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Communism is on the wane in India

By Pramod Kumar Buravalli
April 29, 2010 14:10 IST
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Communism and its unruly offshoots Naxalism and Maoism will continue to lose public support in India but a solution to the Naxal problem is still a few years away, writes Pramod Kumar Buravalli.

When you consider the Left wing politics of India, the first thing that comes to mind for many old timers and history buffs in India, is the non-participation of elements within the Communist Party of India in the Indian Independence movement, the 1962 Indo-China War and the 1971 Indo-Pakistan war over Bangladesh.

The Communist movement in India is known for its vertical-horizontal and ideological-nationalist splits that have occurred over the years. Special mention needs to be made about the serious rift that developed within the CPI in 1962. One reason was the Sino-Indian War, where a faction of the Indian Communists backed the position of the Indian government, while other sections of the party (including B T Ranadive, P Sundarayya, P C Joshi, Makineni Basavapunnaiah, Jyoti Basu and Harkishan Singh Surjeet) claimed that it was a conflict between a socialist and a capitalist state, and thus took a pro-Chinese position. Ideological differences and the stance taken by various splinter groups in 1962 thus lead to the split in 1964 into CPI and CPI-Marxist.

Later on and ever since 1964, a large number of parties have been formed as a result of regular splits from the CPI-M, such as the CPI-Marxist-Leninist, Marxist Communist Party of India, Marxist Coordination Committee in Jharkhand, Janathipathiya Samrakshana Samity, Communist Marxist Party and BTR-EMS-AKG Janakeeya Vedi in Kerala, Party of Democratic Socialism in West Bengal, Janganotantrik Morcha in Tripura, the Ram Pasla group in Punjab, Orissa Communist Party in Orissa, etc.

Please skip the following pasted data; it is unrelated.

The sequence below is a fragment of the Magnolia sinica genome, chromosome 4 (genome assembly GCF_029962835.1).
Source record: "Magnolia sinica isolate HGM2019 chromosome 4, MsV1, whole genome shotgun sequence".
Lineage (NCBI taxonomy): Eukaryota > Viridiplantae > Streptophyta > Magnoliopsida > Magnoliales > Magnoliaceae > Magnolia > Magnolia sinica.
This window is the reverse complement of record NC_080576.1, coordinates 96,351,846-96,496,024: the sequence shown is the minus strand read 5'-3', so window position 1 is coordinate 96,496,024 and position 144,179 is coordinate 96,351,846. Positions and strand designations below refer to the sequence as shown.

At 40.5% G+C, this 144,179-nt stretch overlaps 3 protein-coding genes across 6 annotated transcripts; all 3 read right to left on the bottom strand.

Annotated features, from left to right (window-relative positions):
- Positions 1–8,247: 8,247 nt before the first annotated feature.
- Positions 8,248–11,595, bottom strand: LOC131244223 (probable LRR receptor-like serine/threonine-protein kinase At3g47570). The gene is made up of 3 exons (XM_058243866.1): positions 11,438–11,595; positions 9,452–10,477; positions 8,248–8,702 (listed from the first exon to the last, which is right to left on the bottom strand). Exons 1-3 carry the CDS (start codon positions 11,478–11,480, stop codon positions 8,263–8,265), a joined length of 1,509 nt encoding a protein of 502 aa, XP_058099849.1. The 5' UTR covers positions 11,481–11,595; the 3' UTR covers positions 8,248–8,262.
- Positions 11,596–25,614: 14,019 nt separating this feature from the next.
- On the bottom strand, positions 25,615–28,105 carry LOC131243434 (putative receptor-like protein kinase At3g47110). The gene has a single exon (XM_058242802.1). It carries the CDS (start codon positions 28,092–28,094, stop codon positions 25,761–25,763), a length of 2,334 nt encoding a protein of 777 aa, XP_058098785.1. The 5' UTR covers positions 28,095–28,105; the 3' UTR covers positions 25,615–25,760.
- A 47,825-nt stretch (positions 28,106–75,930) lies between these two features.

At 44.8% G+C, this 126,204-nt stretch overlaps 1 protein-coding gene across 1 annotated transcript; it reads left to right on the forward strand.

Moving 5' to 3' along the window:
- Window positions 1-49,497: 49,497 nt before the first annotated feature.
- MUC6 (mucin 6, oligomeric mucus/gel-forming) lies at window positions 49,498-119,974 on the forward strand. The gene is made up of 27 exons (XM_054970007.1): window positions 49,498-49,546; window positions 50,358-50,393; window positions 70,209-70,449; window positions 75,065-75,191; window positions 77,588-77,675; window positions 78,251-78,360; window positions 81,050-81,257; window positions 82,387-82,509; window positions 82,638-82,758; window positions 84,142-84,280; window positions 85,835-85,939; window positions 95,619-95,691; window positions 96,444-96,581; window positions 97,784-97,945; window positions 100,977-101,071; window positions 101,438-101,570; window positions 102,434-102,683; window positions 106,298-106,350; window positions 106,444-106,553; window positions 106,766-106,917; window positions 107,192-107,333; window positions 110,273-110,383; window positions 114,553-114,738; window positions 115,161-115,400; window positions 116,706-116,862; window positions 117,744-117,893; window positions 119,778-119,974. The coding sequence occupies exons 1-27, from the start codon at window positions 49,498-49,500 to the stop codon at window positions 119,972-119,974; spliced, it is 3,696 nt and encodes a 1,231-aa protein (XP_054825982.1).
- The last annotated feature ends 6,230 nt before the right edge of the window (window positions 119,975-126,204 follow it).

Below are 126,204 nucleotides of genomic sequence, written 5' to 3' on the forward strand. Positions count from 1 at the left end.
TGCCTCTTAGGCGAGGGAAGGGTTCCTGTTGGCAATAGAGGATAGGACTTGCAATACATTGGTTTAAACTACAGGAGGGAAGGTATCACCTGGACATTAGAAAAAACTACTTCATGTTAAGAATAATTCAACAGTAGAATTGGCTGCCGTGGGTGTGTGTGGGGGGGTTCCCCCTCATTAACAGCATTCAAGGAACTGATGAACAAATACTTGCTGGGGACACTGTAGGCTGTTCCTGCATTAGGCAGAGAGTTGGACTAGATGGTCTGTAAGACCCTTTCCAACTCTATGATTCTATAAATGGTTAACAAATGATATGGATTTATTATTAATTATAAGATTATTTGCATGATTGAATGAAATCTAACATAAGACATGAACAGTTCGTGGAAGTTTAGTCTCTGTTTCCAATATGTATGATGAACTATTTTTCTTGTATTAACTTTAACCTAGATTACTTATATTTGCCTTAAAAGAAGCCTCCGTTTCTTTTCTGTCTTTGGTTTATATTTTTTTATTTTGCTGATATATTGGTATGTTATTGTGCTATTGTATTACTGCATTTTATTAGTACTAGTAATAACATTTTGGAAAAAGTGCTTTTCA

Most of these revolutionary parties are either banned by the government of India or have been disbanded on the outside for lack of public support.

Today, the worldwide Communist movement is confused and is either getting localised depending on the reality of the country of operations or is totally being decimated in electoral politics.

Though anti-democratic in doctrine, Communist parties around the world are adopting and practicing centrist and democratic ways of politics in order to compete and survive in the interconnected market driven world of today. The last bastion of Communism, China started taking the Deng Xiaoping route of market economy way back in the late 1970's forming large international corporations that today compete with the best of the best multinational corporations of the world. Do you call that Communism or controlled capitalism?

Coming back to India, over the past decade Communism and Naxalbari inspired far left revolutionary movements have been on the decline in semi-urban and urban areas. It is only in under developed and heavily forested tribal corridors of India that the far left movement has gained substantial stranglehold. Aided and financed by dimwitted intellectuals and outside powers, this movement has spread to over 200 districts of India.

The recent Dantewada massacre where 76 jawans of the central paramilitary were surrounded and butchered in cold blood by well armed Naxalites is a reminder of the challenges the Indian government faces in eliminating these terrorists.

With every such violent incident, Communism and its offshoots Naxalism and Maoism are beginning to lose the support of many Indian intellectuals who earlier used to romanticise the Lal Salaam (red salute). The Communists lost heavily across the board in the 2009 Lok Sabha elections and are most likely to lose their bastions in Kerala and West Bengal in the next few years.


India is the largest spiritual nation on this planet and any ideology that does not believe in a higher authority will never win the hearts and minds of large swathes of the population.

It is very unfortunate that most of the Naxalite stories which originally began as mass movements against oppressive land owners and industrialists have now become organised mafias of land grabbers, kidnappers, smugglers and terrorists.

Concerted action by the central paramilitary troops, intelligence agencies and state police departments have already begun to turn up the heat against these gun-totting hordes of extremists. But, it is understandable that a final or comprehensive solution is still years away.

Development and infrastructure overhaul in Naxalite-affected areas have to be a simultaneous part of the long-term solution. Most importantly, weaning away the local support base, stopping funding from outside countries and pulling up the pro-left liberals must also be part of the Track II initiatives that need to be taken by the government of India. 

Naxalism is a national security issue and multiple voices from the public, governing class, the democratic opposition and the media will only act as a drag to the comprehensive action that needs to be taken without any delay.

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Pramod Kumar Buravalli